Today, finally, the Obama administration is set to release a redacted version of the 2004 CIA Inspector General's report on the Bush administration's interrogation of terrorism suspects.
We already know a lot about what the IG found. On Friday, Newsweek's Mark Hosenball and Michael Isikoff reported that the IG detailed how the CIA staged mock executions and threatened one detainee with a gun and a power drill. If you want more foreshadowing, Marcy Wheeler has reposted two items (1, 2) she wrote in June outlining what already-released memos tell us about what's in the IG report.
Two more things you should know about developments on the detainee treatment front. First, as Spencer Ackerman originally reported, the Obama administration is setting up special new teams to interrogate terrorism suspects. According to the Washington Post's story, the new teams will have to abide by the techniques laid out in the Army Field Manual, but as Spencer points out, the field manual itself—once widely considered to be Geneva Conventions-compliant—has been revised to include some questionable techniques.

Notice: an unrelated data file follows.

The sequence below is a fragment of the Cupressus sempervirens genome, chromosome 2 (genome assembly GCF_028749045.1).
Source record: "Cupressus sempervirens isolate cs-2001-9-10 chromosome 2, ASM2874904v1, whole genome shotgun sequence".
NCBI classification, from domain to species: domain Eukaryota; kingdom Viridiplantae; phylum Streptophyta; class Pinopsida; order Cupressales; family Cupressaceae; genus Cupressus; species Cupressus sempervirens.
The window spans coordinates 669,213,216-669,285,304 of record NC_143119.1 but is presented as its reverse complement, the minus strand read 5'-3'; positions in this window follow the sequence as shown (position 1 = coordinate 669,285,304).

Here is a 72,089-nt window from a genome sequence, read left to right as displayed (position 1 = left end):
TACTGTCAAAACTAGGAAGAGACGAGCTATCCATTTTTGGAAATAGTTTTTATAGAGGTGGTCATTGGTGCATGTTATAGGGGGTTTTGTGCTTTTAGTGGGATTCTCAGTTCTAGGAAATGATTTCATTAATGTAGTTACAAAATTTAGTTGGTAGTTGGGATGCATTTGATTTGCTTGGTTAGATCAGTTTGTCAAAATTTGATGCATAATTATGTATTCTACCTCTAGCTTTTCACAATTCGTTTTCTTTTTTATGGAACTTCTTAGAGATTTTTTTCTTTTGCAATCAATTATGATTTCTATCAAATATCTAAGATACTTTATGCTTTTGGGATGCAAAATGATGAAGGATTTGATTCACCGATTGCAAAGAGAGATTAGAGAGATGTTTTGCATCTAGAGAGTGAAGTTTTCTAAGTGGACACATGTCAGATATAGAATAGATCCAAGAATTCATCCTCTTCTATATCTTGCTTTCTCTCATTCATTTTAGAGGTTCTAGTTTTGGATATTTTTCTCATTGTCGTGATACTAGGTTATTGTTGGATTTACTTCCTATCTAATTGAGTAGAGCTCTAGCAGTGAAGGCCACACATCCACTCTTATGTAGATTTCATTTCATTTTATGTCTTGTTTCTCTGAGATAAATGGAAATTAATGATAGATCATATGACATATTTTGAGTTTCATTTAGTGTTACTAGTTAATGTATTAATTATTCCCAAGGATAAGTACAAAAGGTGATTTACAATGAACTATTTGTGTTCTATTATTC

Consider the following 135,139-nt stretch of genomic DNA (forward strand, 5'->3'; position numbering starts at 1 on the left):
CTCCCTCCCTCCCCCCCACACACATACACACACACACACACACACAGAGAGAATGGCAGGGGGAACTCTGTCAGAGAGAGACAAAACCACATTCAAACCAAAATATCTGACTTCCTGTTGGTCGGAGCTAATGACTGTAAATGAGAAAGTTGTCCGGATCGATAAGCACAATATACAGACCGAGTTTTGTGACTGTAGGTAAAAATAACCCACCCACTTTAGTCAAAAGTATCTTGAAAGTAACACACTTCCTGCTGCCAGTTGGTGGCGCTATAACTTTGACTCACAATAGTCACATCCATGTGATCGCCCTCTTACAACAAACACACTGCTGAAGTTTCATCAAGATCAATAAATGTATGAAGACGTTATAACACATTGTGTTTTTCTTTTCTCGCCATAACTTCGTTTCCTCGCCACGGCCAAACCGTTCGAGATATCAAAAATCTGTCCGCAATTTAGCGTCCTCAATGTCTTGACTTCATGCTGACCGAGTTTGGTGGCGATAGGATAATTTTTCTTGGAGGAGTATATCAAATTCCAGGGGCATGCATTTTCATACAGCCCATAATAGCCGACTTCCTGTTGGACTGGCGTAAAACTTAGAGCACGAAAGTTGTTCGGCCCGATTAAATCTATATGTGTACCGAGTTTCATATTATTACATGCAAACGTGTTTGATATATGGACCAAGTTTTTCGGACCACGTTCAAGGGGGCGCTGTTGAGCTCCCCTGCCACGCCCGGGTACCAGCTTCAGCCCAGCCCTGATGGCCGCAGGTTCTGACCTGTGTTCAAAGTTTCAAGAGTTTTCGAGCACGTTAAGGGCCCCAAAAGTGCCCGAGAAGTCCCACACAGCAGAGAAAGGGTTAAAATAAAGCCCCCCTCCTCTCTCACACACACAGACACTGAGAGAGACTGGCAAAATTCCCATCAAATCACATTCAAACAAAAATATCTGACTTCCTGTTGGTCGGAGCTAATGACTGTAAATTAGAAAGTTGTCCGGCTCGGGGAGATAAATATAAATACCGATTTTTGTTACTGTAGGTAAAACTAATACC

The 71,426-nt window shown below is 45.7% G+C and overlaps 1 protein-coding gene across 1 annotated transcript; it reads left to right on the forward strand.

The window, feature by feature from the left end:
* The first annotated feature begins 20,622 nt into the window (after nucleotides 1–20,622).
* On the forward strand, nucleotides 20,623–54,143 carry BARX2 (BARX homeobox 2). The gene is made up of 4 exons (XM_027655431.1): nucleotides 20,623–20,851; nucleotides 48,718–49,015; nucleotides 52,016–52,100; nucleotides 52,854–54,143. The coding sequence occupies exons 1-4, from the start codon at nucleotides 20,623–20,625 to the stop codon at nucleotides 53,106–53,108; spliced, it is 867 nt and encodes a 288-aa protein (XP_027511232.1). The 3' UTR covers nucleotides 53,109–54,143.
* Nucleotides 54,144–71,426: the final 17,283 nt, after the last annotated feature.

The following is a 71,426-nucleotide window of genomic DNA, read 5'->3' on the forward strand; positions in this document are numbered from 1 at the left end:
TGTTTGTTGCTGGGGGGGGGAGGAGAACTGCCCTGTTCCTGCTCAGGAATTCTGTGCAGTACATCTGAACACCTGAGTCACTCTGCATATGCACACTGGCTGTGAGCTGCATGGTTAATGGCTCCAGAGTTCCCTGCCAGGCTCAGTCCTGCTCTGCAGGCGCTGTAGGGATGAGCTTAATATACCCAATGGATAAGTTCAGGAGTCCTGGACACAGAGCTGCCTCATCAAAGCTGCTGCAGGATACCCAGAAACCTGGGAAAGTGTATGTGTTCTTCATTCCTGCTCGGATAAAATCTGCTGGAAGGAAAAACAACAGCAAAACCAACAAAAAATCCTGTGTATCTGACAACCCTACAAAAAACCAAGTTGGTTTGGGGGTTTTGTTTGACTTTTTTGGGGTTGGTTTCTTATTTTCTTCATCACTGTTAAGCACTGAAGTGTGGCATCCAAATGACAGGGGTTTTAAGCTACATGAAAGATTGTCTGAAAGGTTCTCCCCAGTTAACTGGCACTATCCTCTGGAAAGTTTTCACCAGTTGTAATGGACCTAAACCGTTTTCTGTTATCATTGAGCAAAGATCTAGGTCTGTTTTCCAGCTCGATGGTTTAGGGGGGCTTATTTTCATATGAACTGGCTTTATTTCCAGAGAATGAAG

Second, a new Justice Department report recommends reopening a number of prisoner abuse cases, making it "all but certain that the appointment of a prosecutor or other concrete steps will follow," according to today's New York Times. So much for "not looking backwards." Good.